* Communication problems. A business process moves through the organization as each department or entity adds value to the process through to the completion of the job. However if communications between departments or people along the process chain are flawed, a process can grind to a halt and wait for hours if not days before the missed communication is discovered and the work is put into the cycle to be completed. This slow down or break down in communications can be a tremendous drain on the company. To correct the problem, modern tools of communication should be reviewed so each significant person along the chain is quickly made aware of work that needs to be done and can signal to the next agent that their step is complete and that the process is moving to the next stage.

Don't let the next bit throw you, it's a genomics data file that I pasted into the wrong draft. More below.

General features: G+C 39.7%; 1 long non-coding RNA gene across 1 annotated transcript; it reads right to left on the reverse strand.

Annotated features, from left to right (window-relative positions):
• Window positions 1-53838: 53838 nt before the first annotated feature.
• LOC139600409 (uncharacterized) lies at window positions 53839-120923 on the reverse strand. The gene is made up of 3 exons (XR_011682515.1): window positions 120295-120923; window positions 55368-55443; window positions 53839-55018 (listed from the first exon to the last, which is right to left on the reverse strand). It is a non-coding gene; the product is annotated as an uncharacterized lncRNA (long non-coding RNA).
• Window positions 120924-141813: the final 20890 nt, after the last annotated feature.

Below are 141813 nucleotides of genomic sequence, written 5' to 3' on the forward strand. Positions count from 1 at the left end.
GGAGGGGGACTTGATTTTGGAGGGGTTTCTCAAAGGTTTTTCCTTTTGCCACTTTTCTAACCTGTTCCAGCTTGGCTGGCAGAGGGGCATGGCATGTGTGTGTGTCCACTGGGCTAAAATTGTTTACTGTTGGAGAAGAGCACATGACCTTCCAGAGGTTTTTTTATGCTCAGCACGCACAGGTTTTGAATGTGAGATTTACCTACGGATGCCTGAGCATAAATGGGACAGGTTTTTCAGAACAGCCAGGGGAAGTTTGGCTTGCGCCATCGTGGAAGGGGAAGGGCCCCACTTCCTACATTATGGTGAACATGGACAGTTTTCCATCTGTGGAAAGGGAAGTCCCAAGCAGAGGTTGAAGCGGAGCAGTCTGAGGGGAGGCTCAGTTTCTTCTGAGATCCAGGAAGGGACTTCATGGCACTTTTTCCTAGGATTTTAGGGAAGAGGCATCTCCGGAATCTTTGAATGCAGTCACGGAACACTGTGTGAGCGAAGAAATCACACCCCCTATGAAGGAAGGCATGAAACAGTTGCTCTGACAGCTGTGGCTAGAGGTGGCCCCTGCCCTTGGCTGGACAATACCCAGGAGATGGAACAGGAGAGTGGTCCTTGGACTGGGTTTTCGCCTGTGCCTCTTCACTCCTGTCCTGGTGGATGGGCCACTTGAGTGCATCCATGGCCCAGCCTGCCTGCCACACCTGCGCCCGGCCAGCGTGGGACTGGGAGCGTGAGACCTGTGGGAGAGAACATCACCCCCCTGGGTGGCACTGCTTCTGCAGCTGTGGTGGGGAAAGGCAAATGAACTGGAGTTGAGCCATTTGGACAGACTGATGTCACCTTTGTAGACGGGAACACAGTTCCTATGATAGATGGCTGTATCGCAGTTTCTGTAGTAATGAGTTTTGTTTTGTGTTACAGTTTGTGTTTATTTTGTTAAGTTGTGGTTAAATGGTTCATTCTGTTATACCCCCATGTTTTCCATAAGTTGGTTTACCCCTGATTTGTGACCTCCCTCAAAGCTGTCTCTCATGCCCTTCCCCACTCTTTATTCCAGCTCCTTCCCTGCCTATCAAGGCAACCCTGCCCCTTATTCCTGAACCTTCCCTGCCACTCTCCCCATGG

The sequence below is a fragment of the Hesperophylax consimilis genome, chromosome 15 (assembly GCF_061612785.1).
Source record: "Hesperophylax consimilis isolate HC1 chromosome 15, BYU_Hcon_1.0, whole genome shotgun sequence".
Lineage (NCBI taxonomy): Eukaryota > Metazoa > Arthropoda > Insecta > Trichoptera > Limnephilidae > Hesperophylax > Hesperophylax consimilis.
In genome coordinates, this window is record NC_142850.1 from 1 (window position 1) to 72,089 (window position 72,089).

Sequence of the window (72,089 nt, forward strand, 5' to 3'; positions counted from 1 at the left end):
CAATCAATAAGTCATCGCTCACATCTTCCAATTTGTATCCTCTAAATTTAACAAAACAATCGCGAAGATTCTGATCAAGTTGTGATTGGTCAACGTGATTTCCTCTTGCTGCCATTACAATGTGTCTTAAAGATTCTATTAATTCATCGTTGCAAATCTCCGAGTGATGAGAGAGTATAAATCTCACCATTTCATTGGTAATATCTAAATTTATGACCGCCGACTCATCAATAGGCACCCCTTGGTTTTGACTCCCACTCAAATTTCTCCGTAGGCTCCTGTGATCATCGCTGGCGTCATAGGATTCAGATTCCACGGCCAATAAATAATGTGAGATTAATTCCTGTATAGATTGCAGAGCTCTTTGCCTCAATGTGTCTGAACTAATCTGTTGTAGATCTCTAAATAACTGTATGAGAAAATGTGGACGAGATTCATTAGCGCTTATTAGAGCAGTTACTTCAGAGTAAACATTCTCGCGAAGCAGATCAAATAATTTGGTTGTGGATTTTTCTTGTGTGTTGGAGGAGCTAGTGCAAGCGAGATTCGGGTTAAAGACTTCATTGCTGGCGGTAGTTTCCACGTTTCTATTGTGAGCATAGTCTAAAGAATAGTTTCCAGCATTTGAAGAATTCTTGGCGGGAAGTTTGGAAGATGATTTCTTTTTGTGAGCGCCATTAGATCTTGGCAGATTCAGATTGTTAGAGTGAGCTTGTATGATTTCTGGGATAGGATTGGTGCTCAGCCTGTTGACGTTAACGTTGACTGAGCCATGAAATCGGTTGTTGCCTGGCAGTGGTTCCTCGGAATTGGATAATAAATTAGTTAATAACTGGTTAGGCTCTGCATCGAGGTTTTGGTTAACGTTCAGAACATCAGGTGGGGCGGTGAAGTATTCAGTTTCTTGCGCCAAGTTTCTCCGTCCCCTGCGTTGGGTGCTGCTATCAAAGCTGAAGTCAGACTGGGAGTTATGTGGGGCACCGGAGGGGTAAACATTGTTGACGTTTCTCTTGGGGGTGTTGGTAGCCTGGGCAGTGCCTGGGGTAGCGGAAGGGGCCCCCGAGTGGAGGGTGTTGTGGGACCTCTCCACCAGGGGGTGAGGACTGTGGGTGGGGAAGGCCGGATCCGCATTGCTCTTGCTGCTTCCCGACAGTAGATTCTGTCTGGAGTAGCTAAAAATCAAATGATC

* An inefficient IT infrastructure. Out of date computer programs that are not integrated with each other cause needless work to be done to take data from one system and moving it into the next computer program only to be entered again at the next stop along the chain. Standardization and integration of data and systems will introduce huge efficiencies to the process.
By streamlining the process of moving a business requirement from inception to conclusion, we can remove much of the inefficiency and waste that has become inherent to that process. We can introduce up to date integration designs both at the IT and process level to quickly move the process from one department to the next upon completion. The outcome is a streamlined organization that is no longer “bleeding money” due to inefficiencies and as such is making money “from the inside out”.